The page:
This surgeon wants smokers to be banned from having surgery – until they quit


Prof Chris Berney

Smokers should be encouraged to quit by being banned from having surgery until they give up the harmful habit, according to GI surgeon Professor Chris Berney.

With smoking linked to higher rates of wound healing, post-operative complications and longer hospital stays, the medical profession has a duty to enforce a national preoperative smoking cessation program for the good of the patient as well as the health system, argues the Sydney surgeon in the latest issue of the Australia and NZ Journal of Surgery.

Under his proposal, all smokers should be offered quit therapy to encourage cessation for a minimum of six weeks prior to undergoing surgery, with cessation compliance measured by urine nicotine testing at a preadmission clinic. Those who persist in smoking should have their procedure adjourned until they can show objectively they have abstained for six weeks.

“Encouraging smokers to abstain from smoking can only empower them, by actively participating in a more self‐controlled and thoughtful decision‐making process,” writes Professor Berney, who specialises in advanced laparoscopic procedures.

“Indeed, who would be willing to take the risk of developing easily preventable post‐operative complications, especially after receiving structured information of the misdeeds of tobacco usage?”

“Such a ‘win‐win’ policy would undoubtedly minimise morbidity, improve overall patients’ outcome and enable healthcare cost savings,” he adds.

Professor Berney says it is only fair to expect people receiving free treatment in public hospitals to take responsibility to reduce their harmful behaviour and to reduce the burden on health services.

He points out there is strong evidence that providing perioperative smoking cessation advice and support to smokers is an effective strategy to encourage abstinence. And a recent retrospective study of 235 patients undergoing abdominoplasty showed that the use of pre-operative cotinine tests to monitor cessation significantly reduced the risk of delayed healing (20% versus 42%) and other complications (18% versus 42%.).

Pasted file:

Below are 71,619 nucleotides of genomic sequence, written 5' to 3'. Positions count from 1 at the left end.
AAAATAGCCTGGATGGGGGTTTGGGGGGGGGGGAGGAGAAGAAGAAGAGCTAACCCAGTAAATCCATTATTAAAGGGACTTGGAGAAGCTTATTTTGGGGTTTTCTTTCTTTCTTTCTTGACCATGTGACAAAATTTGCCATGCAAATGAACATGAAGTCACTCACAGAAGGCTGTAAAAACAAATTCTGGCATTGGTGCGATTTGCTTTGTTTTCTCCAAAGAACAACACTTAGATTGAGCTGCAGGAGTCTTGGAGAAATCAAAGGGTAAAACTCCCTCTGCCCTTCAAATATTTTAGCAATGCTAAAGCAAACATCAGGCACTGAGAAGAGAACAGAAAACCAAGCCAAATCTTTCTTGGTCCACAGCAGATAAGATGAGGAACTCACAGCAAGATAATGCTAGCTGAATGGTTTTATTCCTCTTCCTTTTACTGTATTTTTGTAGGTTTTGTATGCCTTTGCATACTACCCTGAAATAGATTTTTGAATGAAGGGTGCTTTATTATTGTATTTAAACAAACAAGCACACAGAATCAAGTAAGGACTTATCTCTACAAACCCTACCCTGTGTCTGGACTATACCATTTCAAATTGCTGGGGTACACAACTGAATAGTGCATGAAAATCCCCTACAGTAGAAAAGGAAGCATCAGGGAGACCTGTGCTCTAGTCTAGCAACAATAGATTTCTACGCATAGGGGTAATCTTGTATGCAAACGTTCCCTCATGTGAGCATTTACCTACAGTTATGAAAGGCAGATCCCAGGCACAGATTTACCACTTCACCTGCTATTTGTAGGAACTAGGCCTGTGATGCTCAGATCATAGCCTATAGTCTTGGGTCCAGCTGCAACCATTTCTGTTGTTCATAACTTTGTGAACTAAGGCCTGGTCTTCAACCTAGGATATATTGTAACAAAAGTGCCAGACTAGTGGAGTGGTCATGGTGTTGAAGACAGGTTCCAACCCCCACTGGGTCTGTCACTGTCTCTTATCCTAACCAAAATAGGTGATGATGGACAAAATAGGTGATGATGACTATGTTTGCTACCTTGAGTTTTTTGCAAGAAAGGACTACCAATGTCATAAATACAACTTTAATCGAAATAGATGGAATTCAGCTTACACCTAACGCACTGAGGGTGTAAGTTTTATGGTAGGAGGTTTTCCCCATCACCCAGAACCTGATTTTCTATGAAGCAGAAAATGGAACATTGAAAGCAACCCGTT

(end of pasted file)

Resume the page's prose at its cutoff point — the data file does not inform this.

In that study 8% patients had their operation cancelled, but Professor Berney says healthcare providers would have discretion to postpone any elective procedure in case of positive result, as long as it is deemed safe to delay for the patient.

“We should emphasise that patients with symptomatic and/or progressive disease such as cancer, who will require fast‐track surgery, may not be able to comply to those new requirements. In those cases, surgery should not be postponed but patients should be appropriately informed of the increased risk of complications,” he writes.

“Smoking is an easily preventable cause of perioperative complications … consideration should be given to delaying any elective surgery until smoking cessation is objectively achieved, in order to minimise the risk of serious post‐operative complications, extended length of hospital stay, hospital readmission and mortality rates. This would also reduce unnecessary pressure on our medical resources and ultimately improve cost savings,” he concludes.

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